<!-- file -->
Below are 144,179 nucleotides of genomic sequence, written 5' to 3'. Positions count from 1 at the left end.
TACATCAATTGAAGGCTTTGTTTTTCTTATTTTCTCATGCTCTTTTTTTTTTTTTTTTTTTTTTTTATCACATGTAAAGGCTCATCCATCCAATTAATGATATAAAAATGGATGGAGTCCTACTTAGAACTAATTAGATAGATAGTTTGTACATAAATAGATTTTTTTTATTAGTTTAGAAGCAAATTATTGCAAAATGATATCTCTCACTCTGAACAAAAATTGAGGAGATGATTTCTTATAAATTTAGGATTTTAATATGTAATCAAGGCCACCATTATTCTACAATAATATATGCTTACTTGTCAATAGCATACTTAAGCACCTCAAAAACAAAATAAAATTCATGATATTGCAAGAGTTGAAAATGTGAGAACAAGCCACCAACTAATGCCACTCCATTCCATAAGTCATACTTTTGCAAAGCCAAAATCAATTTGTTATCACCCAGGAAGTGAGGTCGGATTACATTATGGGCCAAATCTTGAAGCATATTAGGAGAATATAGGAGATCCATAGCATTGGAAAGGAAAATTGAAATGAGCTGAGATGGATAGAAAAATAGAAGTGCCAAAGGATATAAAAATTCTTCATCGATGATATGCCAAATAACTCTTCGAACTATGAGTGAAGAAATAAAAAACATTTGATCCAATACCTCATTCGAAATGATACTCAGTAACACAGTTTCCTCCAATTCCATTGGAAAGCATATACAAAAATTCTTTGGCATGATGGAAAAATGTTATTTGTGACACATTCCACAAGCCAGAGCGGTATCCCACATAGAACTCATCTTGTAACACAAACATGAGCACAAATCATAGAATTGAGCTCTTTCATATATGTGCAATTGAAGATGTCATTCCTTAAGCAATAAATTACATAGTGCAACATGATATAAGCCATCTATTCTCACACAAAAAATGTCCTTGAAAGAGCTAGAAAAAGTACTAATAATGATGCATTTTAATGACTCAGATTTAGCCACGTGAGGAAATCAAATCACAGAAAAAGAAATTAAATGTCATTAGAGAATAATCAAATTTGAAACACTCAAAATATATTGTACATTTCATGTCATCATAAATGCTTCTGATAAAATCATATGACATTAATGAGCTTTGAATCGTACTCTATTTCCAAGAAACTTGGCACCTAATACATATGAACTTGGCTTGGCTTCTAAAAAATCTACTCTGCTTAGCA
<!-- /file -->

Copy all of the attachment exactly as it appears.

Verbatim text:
Below are 144,179 nucleotides of genomic sequence, written 5' to 3'. Positions count from 1 at the left end.
TACATCAATTGAAGGCTTTGTTTTTCTTATTTTCTCATGCTCTTTTTTTTTTTTTTTTTTTTTTTTATCACATGTAAAGGCTCATCCATCCAATTAATGATATAAAAATGGATGGAGTCCTACTTAGAACTAATTAGATAGATAGTTTGTACATAAATAGATTTTTTTTATTAGTTTAGAAGCAAATTATTGCAAAATGATATCTCTCACTCTGAACAAAAATTGAGGAGATGATTTCTTATAAATTTAGGATTTTAATATGTAATCAAGGCCACCATTATTCTACAATAATATATGCTTACTTGTCAATAGCATACTTAAGCACCTCAAAAACAAAATAAAATTCATGATATTGCAAGAGTTGAAAATGTGAGAACAAGCCACCAACTAATGCCACTCCATTCCATAAGTCATACTTTTGCAAAGCCAAAATCAATTTGTTATCACCCAGGAAGTGAGGTCGGATTACATTATGGGCCAAATCTTGAAGCATATTAGGAGAATATAGGAGATCCATAGCATTGGAAAGGAAAATTGAAATGAGCTGAGATGGATAGAAAAATAGAAGTGCCAAAGGATATAAAAATTCTTCATCGATGATATGCCAAATAACTCTTCGAACTATGAGTGAAGAAATAAAAAACATTTGATCCAATACCTCATTCGAAATGATACTCAGTAACACAGTTTCCTCCAATTCCATTGGAAAGCATATACAAAAATTCTTTGGCATGATGGAAAAATGTTATTTGTGACACATTCCACAAGCCAGAGCGGTATCCCACATAGAACTCATCTTGTAACACAAACATGAGCACAAATCATAGAATTGAGCTCTTTCATATATGTGCAATTGAAGATGTCATTCCTTAAGCAATAAATTACATAGTGCAACATGATATAAGCCATCTATTCTCACACAAAAAATGTCCTTGAAAGAGCTAGAAAAAGTACTAATAATGATGCATTTTAATGACTCAGATTTAGCCACGTGAGGAAATCAAATCACAGAAAAAGAAATTAAATGTCATTAGAGAATAATCAAATTTGAAACACTCAAAATATATTGTACATTTCATGTCATCATAAATGCTTCTGATAAAATCATATGACATTAATGAGCTTTGAATCGTACTCTATTTCCAAGAAACTTGGCACCTAATACATATGAACTTGGCTTGGCTTCTAAAAAATCTACTCTGCTTAGCA